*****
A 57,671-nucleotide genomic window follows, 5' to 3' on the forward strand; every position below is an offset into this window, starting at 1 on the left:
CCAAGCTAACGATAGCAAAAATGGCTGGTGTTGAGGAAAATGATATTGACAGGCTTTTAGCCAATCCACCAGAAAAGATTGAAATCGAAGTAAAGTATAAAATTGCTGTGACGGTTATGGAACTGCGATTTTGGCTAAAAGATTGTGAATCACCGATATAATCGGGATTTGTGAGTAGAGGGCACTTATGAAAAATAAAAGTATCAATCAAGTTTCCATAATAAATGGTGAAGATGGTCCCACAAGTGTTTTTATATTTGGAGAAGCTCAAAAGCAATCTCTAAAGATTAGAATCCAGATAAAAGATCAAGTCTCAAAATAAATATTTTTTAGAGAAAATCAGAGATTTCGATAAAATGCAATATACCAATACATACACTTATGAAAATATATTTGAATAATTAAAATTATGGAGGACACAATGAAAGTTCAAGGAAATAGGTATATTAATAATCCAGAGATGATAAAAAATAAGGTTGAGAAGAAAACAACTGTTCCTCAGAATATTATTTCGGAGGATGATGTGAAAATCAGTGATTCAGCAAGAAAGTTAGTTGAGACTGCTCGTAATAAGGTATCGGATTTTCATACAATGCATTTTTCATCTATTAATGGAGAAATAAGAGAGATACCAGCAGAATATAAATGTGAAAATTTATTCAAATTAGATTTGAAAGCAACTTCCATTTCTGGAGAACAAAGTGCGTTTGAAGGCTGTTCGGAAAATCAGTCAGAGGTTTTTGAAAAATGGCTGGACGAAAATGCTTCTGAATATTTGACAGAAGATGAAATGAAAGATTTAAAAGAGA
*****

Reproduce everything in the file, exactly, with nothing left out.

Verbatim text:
A 57,671-nucleotide genomic window follows, 5' to 3' on the forward strand; every position below is an offset into this window, starting at 1 on the left:
CCAAGCTAACGATAGCAAAAATGGCTGGTGTTGAGGAAAATGATATTGACAGGCTTTTAGCCAATCCACCAGAAAAGATTGAAATCGAAGTAAAGTATAAAATTGCTGTGACGGTTATGGAACTGCGATTTTGGCTAAAAGATTGTGAATCACCGATATAATCGGGATTTGTGAGTAGAGGGCACTTATGAAAAATAAAAGTATCAATCAAGTTTCCATAATAAATGGTGAAGATGGTCCCACAAGTGTTTTTATATTTGGAGAAGCTCAAAAGCAATCTCTAAAGATTAGAATCCAGATAAAAGATCAAGTCTCAAAATAAATATTTTTTAGAGAAAATCAGAGATTTCGATAAAATGCAATATACCAATACATACACTTATGAAAATATATTTGAATAATTAAAATTATGGAGGACACAATGAAAGTTCAAGGAAATAGGTATATTAATAATCCAGAGATGATAAAAAATAAGGTTGAGAAGAAAACAACTGTTCCTCAGAATATTATTTCGGAGGATGATGTGAAAATCAGTGATTCAGCAAGAAAGTTAGTTGAGACTGCTCGTAATAAGGTATCGGATTTTCATACAATGCATTTTTCATCTATTAATGGAGAAATAAGAGAGATACCAGCAGAATATAAATGTGAAAATTTATTCAAATTAGATTTGAAAGCAACTTCCATTTCTGGAGAACAAAGTGCGTTTGAAGGCTGTTCGGAAAATCAGTCAGAGGTTTTTGAAAAATGGCTGGACGAAAATGCTTCTGAATATTTGACAGAAGATGAAATGAAAGATTTAAAAGAGA